Here are the details of when I have raised the Bombardier issue in Parliament:
I have also raised the issue in questions 3 times in the House of Commons, starting on the day of the announcement, 16 June:
“Will the Leader of the House find time for a statement by the Secretary of State for Transport explaining this morning’s decision to award the contract for Thameslink trains to Siemens, which will manufacture them in Germany, rather than to Bombardier, which would have manufactured them in Derby? I think that the whole House would like to understand how we reached the position of having to export those jobs to Germany.”
and then on 23 June 2011 I asked the responsible minister, Theresa Villiers MP the following on the Crossrail contract, the next major rail contract that will be awarded (I had to force the question in as a follow up to one on toilets – such is the way parliament works at times):
“When it comes to providing toilets, and indeed the whole rolling stock, can the Minister assure me that there will be a level playing field so that there is a fair chance that rolling stock can be constructed in Derby in the UK, rather than in Germany as in the announcement last week?”
From discussions with the Ministers I understand that Siemens’s bid was the strongest one based on the detailed tendering requirements that were put in place in 2008 by the previous government. I have concerns as to how fair that tendering process was given some of the requirements which did not favour Bombardier. I have joined with some neighbouring MPs to ask the National Audit Office to conduct an urgent review of this procurement process, and to freeze the contract in the meantime.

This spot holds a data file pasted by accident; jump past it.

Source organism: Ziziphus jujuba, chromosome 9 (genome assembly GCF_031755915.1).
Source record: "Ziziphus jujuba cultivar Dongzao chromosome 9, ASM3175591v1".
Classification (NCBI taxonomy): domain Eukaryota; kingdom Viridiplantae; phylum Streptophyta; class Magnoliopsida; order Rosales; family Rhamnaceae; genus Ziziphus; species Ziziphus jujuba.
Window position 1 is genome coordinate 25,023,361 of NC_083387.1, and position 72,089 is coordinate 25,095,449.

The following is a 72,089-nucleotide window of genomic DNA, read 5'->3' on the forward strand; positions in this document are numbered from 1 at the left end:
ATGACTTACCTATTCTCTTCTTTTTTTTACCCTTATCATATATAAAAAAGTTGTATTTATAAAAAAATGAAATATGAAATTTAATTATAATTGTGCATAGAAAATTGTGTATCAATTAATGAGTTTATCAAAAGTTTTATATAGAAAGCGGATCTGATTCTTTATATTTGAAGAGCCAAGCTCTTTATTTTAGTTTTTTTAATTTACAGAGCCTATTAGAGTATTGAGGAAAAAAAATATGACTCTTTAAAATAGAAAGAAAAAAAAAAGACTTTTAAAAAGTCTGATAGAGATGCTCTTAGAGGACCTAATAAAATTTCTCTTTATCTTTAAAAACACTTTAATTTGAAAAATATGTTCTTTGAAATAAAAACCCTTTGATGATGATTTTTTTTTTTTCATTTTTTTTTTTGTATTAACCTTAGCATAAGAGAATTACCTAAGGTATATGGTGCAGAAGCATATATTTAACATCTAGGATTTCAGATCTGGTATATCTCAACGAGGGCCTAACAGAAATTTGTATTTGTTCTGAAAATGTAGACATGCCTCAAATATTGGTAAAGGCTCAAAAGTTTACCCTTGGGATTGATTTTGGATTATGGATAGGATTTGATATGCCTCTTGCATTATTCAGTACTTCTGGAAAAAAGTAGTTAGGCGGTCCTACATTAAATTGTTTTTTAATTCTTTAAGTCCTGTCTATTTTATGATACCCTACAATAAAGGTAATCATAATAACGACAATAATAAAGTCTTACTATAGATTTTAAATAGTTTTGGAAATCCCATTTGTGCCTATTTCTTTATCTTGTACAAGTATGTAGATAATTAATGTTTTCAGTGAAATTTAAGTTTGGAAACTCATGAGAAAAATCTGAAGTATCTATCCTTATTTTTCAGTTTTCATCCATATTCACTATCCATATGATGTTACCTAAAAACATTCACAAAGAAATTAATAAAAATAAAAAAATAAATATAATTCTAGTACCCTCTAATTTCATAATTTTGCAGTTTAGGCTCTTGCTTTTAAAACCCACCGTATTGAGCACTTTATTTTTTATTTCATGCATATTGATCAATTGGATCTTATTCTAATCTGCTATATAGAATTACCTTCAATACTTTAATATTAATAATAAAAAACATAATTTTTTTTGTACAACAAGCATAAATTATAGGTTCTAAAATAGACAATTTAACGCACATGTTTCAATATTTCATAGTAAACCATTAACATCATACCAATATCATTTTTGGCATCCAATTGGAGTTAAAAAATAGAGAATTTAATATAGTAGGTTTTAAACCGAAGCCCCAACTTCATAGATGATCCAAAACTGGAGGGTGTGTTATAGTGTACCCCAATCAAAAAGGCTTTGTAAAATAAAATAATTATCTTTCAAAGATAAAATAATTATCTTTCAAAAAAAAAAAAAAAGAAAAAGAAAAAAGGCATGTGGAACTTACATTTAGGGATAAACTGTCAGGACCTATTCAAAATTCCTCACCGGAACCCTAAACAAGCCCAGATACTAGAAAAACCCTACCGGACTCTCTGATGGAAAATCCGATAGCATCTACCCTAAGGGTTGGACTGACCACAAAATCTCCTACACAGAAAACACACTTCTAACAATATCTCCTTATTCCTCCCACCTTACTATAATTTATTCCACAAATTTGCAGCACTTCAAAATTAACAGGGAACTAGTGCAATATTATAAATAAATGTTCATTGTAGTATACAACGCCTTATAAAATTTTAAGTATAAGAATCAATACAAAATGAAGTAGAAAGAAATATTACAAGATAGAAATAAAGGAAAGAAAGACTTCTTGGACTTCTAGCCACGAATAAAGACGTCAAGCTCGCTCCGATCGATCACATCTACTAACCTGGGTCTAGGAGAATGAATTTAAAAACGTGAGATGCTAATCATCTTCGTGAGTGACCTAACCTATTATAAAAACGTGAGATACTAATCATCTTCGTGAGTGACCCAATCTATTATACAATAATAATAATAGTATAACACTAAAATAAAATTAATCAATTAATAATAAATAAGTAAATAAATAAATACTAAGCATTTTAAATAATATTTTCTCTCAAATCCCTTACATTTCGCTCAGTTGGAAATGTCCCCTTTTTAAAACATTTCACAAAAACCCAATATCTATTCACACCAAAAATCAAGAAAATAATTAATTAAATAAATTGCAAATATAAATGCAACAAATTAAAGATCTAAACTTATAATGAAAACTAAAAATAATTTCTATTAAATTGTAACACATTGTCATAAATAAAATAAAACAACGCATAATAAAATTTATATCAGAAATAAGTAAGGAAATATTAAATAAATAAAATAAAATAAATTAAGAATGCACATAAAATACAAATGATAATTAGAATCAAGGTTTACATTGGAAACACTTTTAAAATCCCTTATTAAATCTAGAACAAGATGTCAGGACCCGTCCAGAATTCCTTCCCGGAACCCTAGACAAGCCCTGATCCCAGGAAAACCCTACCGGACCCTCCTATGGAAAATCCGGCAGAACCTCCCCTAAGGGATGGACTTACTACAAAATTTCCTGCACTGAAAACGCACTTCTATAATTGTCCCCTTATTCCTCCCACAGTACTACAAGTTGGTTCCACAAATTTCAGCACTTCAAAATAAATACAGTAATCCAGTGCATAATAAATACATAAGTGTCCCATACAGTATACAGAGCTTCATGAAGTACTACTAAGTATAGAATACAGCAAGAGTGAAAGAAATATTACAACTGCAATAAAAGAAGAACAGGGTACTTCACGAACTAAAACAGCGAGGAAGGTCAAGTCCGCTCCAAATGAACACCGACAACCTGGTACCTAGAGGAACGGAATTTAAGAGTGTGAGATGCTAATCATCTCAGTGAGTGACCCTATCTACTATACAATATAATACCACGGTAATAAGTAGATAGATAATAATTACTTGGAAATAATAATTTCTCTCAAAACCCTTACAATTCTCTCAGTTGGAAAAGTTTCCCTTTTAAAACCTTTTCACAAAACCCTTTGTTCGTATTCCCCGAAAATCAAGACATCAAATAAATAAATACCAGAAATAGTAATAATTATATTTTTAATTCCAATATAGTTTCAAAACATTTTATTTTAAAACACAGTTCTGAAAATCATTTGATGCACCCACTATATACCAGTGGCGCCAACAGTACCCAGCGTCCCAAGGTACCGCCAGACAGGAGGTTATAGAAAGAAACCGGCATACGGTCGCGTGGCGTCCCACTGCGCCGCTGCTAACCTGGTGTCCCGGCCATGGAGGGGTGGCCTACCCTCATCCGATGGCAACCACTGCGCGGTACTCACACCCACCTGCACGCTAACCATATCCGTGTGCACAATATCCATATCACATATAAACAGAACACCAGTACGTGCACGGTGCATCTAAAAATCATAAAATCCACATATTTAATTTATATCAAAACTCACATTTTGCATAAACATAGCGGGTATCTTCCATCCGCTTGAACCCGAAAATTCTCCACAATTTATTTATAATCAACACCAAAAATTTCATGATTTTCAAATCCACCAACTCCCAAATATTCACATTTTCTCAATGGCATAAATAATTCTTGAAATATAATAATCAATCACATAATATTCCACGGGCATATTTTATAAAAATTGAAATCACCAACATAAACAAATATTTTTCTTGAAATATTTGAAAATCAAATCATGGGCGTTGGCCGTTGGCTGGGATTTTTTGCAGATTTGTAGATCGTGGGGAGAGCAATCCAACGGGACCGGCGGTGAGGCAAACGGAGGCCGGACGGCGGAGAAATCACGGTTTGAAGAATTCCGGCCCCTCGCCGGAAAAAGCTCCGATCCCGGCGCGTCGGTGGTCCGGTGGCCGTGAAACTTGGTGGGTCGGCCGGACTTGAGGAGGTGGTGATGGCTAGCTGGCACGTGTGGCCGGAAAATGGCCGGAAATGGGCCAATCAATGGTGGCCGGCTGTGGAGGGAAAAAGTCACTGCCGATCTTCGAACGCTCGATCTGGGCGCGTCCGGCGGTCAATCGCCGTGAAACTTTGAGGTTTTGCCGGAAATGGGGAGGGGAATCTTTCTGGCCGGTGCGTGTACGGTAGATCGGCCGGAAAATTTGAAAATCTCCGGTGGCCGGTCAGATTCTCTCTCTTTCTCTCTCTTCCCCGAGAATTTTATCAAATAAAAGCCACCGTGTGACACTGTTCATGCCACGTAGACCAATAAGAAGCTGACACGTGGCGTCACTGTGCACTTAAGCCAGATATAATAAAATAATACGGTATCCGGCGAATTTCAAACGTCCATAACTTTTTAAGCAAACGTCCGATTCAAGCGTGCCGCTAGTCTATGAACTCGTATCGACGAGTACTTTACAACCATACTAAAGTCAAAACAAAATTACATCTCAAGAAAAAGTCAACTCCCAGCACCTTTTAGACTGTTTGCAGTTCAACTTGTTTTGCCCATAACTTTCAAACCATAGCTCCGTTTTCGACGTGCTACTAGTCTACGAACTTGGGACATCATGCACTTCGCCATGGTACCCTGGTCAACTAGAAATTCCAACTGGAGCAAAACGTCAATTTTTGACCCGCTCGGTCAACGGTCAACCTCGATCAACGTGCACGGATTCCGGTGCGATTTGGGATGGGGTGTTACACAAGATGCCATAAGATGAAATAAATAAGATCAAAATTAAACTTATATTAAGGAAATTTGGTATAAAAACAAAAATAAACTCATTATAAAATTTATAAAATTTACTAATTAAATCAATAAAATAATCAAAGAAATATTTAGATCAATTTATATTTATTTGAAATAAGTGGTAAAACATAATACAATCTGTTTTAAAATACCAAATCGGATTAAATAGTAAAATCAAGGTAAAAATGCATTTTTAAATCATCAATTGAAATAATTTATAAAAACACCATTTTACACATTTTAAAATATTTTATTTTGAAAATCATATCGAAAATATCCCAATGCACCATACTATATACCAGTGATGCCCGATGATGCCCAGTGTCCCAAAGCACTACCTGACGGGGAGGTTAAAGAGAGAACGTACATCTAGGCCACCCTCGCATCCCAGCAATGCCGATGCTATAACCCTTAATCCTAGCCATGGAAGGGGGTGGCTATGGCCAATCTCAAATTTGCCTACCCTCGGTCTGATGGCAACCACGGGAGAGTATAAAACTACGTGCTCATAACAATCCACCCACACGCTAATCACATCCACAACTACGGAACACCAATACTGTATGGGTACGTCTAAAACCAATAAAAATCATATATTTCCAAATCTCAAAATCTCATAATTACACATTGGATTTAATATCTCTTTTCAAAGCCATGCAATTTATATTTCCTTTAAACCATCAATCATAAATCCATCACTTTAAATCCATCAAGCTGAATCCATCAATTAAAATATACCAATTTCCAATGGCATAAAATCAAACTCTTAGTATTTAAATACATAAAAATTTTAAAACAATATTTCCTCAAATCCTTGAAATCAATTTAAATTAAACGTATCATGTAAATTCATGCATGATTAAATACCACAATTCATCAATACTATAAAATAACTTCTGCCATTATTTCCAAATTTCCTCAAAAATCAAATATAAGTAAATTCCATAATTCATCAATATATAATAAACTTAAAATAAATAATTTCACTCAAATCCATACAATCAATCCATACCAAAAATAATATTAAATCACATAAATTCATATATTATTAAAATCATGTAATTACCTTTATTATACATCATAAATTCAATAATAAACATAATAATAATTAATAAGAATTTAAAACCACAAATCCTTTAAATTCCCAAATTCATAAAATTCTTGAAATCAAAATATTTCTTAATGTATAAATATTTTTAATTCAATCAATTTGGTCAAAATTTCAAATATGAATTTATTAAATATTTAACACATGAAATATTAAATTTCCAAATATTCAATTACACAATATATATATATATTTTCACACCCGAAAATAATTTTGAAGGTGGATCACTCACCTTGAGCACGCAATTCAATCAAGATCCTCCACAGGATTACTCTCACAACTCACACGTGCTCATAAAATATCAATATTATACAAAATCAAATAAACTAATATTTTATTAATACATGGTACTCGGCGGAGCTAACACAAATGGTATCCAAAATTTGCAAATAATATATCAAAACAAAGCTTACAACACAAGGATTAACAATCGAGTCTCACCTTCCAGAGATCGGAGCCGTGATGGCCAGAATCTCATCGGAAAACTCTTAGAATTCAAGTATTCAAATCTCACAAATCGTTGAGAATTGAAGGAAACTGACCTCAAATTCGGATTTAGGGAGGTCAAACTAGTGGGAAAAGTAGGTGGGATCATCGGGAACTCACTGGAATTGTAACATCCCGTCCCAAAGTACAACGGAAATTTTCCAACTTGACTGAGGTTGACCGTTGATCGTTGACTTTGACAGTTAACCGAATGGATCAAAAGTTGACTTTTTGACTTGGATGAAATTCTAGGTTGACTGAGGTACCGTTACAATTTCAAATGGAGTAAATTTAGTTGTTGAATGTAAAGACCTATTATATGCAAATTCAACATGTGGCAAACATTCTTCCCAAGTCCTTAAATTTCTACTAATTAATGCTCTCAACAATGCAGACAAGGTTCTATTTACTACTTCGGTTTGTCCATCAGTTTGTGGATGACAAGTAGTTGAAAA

We need to get the process reformed so that in future we do not play by a strict interpretation of the EU procurement rules and dutifully award contracts to our EU partners, while they seem to find a way not to award us any of their contracts. Indeed I asked about this specific issue in the house 2 weeks ago:
“This morning, the Secretary of State for Transport announced that he was looking into the impact of the European Union procurement regulations and how France and Germany manage to procure their trains from their own domestic manufacturers, yet we seem to be unable to do so. Given the great interest that there will be in such a review, may we have a statement or a debate so that the Secretary of State can hear the full views of the House on this controversial issue?”